Kristall's chief executive, Maksim Shkadov, said the volume of rough diamonds that reached the market due to the early purchase was huge. This is what Shkadov told industry agency Rought & Polished, without giving any specific figures Kristall itself took advantage of the De Beers proposal, he said earlier.

Kristall and Ruis were not interested in a similar suggestion from ALROSA, spokesmen for the companies told Interfax. Nobody took advantage of the ALROSA initiative to postpone 50 percent of monthly volume because fixing the current price was proposed, Ruis Diamond's chief executive, Valery Morozov, told Interfax. "The price could go up or down, so ALROSA clients did not want to take on that risk," he said.

ALROSA is not commenting on sales issues.


ALROSA's Russian clients differ in their opinion on rough diamond price dynamics. One should take into consideration, however, that the term "average price of gem diamonds," is on a par with "average temperature in a hospital." In any one period of time a producer can raise prices on one range, lower for another and leave intact for a third. In addition, each consumer might have different range preferences.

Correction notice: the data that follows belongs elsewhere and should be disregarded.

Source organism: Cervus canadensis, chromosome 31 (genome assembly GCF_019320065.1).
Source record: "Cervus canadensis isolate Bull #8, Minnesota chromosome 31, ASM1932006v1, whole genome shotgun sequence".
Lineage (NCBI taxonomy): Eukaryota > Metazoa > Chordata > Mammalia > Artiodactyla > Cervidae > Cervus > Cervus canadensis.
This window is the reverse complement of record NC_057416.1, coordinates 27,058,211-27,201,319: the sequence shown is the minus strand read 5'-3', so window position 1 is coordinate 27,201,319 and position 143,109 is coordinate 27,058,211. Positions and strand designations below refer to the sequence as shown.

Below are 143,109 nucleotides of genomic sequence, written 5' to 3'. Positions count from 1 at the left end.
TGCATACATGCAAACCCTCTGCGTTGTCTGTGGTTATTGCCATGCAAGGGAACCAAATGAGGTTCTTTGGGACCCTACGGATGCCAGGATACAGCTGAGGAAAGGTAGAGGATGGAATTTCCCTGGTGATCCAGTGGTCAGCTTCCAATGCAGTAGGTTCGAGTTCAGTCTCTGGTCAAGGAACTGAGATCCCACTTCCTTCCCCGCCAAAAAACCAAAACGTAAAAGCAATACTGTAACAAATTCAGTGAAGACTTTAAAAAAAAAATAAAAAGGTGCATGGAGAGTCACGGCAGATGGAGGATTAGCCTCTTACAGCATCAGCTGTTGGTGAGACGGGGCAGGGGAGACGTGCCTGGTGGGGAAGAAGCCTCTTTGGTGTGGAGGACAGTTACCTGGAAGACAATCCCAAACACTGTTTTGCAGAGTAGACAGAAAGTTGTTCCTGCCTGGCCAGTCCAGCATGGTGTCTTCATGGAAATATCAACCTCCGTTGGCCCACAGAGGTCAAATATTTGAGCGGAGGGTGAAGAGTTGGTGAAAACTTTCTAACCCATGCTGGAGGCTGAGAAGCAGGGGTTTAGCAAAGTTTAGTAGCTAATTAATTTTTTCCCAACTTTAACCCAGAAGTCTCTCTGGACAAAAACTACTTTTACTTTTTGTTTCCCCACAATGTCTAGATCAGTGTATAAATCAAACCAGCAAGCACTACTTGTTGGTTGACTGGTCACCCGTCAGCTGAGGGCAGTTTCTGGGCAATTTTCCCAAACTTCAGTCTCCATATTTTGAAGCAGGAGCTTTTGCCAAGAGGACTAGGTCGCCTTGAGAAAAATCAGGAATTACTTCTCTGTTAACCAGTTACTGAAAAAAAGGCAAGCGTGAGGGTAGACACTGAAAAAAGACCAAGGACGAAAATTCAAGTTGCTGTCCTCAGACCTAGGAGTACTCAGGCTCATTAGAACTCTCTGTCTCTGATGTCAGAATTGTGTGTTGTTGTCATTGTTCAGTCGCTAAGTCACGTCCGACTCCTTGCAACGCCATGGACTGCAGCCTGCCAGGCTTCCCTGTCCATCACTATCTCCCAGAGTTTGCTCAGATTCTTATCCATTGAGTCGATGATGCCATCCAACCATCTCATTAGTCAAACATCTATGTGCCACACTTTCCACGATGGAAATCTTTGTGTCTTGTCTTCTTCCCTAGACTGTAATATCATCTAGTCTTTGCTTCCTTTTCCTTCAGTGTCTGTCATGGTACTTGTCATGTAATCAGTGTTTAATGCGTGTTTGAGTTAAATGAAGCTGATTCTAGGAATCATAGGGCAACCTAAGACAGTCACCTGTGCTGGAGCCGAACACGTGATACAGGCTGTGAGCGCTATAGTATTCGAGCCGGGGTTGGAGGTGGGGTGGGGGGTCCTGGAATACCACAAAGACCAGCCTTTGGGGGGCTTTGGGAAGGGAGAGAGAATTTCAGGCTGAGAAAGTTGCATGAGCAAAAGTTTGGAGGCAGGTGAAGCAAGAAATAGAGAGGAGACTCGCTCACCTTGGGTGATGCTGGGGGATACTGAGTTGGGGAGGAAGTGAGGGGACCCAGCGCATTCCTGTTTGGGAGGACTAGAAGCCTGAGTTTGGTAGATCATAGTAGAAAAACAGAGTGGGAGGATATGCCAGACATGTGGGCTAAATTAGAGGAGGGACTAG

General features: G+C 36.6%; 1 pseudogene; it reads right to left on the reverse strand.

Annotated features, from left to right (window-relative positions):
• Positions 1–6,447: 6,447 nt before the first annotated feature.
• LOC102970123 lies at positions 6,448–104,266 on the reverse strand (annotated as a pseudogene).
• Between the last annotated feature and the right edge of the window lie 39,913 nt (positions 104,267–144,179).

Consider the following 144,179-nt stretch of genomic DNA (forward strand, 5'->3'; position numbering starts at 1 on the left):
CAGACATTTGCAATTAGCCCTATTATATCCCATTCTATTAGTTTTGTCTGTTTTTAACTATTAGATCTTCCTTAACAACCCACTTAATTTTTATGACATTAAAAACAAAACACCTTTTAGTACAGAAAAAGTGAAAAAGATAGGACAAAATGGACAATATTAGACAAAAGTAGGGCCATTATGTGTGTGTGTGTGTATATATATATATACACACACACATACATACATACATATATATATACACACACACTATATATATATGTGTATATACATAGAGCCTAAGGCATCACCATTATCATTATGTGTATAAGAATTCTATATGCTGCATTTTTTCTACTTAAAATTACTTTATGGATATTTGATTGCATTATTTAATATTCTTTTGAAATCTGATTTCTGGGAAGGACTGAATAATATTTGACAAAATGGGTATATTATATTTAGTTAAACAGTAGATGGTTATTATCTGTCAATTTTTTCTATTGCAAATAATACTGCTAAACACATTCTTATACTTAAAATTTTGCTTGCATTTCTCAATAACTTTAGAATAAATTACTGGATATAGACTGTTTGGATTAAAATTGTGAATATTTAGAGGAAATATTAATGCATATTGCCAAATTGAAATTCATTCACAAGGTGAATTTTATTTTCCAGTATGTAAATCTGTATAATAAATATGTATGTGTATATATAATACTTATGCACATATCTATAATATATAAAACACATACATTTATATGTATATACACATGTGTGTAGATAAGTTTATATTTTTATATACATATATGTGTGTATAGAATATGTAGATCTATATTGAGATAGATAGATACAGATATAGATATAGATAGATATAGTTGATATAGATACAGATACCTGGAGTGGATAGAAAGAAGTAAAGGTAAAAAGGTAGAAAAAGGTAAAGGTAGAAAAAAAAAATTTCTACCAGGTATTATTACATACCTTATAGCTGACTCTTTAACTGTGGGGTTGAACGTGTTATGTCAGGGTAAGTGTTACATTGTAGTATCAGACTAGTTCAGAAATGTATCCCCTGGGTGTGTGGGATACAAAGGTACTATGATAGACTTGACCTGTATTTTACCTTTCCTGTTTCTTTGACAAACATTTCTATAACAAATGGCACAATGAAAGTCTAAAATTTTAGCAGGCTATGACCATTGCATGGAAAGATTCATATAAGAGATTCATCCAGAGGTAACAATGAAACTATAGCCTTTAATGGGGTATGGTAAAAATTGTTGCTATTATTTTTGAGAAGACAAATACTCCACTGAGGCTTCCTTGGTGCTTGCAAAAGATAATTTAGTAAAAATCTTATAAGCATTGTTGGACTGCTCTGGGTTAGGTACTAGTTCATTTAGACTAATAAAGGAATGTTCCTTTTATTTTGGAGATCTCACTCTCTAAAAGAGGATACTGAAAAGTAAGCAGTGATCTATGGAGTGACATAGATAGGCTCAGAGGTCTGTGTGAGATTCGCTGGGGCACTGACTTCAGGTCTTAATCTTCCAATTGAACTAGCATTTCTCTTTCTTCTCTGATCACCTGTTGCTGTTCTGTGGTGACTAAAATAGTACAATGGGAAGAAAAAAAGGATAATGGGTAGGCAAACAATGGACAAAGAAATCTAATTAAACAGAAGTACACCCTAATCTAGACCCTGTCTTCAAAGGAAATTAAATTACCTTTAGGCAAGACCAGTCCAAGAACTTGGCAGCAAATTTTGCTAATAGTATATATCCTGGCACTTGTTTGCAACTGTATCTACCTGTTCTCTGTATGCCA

ALROSA adjusted prices somewhat in November to compensate for the rise in the selection limit, Morozov said. On several positions the drop in this period was 3 percent, he said.

Prices for ALROSA rough diamonds had not been corrected since September, when the company lowered prices 2 percent to 3 percent, Raevskiy said. Prices have dropped by around 15 percent since January 2012, he said.

The latest forecast from ALROSA on average annual prices for rough diamonds in 2012 shows a 1 percent rise against 2011 ($196.9 per carat). ALROSA announced that in late October, reacting to the actual situation (in early 2012 ALROSA expected 4 percent growth). The average price for ALROSA diamonds climbed 11 percent year-on-year in the first half to $195.2 per carat. But in the second half the comparison will not be so rosy - based at least on the predicted 15 percent drop in prices from the start of the year.